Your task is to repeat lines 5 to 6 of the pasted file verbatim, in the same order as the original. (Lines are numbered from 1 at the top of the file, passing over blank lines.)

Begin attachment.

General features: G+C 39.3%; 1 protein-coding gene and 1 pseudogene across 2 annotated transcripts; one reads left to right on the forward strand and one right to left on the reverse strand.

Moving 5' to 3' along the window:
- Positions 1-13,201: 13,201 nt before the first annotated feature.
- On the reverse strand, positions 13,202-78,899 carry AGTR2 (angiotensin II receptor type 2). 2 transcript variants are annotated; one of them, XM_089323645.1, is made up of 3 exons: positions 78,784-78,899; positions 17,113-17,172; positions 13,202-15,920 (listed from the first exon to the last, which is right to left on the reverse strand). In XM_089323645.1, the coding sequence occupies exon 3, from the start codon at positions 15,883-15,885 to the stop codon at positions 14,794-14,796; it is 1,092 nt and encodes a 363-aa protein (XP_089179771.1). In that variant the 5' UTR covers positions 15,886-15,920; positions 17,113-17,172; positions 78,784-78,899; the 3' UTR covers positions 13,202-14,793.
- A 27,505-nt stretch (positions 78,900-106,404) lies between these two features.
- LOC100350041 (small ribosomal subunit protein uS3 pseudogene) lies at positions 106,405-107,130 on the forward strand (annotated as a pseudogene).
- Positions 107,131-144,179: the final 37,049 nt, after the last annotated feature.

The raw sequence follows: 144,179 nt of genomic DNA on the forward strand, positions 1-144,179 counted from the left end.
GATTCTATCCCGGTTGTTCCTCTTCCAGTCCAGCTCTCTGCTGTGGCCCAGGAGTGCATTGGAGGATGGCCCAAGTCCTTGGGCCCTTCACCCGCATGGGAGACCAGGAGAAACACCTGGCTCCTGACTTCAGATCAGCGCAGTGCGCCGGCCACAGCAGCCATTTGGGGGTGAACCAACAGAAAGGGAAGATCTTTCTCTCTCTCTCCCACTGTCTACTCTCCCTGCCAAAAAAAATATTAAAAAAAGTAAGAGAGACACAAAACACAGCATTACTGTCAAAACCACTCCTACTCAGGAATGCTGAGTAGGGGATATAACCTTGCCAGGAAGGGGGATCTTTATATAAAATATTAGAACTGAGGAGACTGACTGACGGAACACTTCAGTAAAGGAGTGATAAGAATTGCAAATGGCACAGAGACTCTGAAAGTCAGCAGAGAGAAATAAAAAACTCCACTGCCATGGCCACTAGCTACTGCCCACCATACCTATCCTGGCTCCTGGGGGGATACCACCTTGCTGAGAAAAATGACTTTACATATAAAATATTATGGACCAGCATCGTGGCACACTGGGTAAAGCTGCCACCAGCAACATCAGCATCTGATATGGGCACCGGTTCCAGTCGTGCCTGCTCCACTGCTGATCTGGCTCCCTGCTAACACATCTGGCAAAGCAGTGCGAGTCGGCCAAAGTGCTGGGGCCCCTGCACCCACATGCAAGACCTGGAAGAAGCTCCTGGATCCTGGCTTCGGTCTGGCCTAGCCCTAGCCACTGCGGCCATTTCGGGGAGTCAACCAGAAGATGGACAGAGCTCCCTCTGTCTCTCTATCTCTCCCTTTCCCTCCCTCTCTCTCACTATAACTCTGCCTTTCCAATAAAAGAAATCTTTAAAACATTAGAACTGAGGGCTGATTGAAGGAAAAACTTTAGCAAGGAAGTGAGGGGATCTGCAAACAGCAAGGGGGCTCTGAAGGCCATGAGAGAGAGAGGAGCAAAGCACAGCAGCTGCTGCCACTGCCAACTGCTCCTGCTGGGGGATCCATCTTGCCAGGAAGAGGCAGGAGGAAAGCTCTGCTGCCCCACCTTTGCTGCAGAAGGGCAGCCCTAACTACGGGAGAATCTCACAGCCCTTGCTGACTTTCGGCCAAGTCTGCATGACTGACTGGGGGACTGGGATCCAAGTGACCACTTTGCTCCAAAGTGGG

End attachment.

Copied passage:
- A 27,505-nt stretch (positions 78,900-106,404) lies between these two features.
- LOC100350041 (small ribosomal subunit protein uS3 pseudogene) lies at positions 106,405-107,130 on the forward strand (annotated as a pseudogene).